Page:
May 182017


Does art imitate life or does life imitate art?

It’s called “Noam Chomsky vs Rush Limbaugh” and is one of London Ontario’s “Fringe Festival” entries to be featured at the Palace Theatre in June.

As the only play in the fringe line-up to feature a “political” theme, it asks a question that is often entertained on Just Right: “Is there more to this political bird than just the left and the right wings?”

To help us entertain that question, we are joined by Western University economics professor John Palmer, who plays the role of Noam Chomsky, and by playwright Paul Merrifield, whose humourous script provided the inspiration for the very unlikely meeting of two highly polarized political figures.

Says AM980 radio’s Andrew Lawton: “An amusing romp that squarely takes aim at political correctness in a way that I wish more art would.” Adds London City Councillor Michael Van Holst “These are dialogues you wish would happen!”

Helping to make it all happen is none other than Just Right’s own Robert Vaughan, who debuts as director of “Noam Chomsky vs Rush Limbaugh”, and shares his experiences and expectations along with our two in-studio guests.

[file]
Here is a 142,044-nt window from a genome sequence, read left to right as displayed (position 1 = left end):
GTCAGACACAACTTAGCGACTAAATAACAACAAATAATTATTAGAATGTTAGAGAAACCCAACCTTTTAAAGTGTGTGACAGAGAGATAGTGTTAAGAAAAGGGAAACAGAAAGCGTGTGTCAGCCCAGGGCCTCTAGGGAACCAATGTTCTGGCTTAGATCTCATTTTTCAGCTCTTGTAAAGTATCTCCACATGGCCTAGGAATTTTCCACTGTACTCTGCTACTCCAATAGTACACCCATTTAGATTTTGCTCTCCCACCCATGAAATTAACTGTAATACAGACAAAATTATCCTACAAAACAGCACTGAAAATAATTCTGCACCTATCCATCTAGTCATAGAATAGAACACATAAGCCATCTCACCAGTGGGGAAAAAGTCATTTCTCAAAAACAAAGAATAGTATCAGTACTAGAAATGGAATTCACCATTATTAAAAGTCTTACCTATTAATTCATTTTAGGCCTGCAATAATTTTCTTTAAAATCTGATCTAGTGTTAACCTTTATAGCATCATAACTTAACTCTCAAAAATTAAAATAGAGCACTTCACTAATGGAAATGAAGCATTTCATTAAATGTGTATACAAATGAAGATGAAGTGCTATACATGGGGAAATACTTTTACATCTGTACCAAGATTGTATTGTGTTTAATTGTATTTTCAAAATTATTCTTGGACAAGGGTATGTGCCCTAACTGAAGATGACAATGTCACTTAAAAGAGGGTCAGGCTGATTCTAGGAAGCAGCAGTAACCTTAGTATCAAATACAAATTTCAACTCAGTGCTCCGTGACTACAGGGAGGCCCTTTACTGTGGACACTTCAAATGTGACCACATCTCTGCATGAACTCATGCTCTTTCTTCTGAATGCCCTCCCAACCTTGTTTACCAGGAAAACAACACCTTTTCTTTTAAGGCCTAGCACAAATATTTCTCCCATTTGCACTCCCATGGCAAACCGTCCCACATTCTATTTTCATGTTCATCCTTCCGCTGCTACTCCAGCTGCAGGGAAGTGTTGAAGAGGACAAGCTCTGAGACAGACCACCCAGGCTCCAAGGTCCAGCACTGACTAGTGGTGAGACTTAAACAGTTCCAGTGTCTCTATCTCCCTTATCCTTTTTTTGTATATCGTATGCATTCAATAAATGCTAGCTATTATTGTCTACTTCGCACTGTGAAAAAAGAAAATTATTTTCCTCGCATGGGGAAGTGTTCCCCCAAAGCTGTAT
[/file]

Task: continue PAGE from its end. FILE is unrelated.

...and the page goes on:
Does art imitate life or does life imitate art?

As we discover on today’s show, that’s a dangerous question because it can lead a conversation in almost any direction. From theatre, to religion, to politics, to the meaning of life itself, these are but a few of the themes that become unavoidable when that question is asked.

Among the highlights of today’s incredibly varied conversation: conservatism’s religious component, altruism vs rational self interest, religion and morality, art and life, epistemology, corporate net worth vs GDP, politics, taxes, Freedom Party, critical thinking, and even the state of theatre itself.

And when it comes to economics, most media members remain hopelessly ignorant of simple economic principles, and reflect that bias in their reports and analysis; “What’s write for me is right for you,” might be one way of phrasing Professor Palmer’s view of how today’s media reports on “economic” matters.

The good news is that theatre in London is alive and well, and that the talent available locally rivals that of the greatest actors on film and TV.

With art and theatre at the center of what influences culture, and what affects the ideas and philosophy of people everywhere, fringe theatre is a means of expressing yourself that our guests all heartily recommend – simply because it’s fun.

We’re betting that under the direction of Robert Vaughan, audiences who attend “Noam Chomsky vs Rush Limbaugh” at the Palace Theatre in June will be treated to an entertainment experience that’s Just Right.

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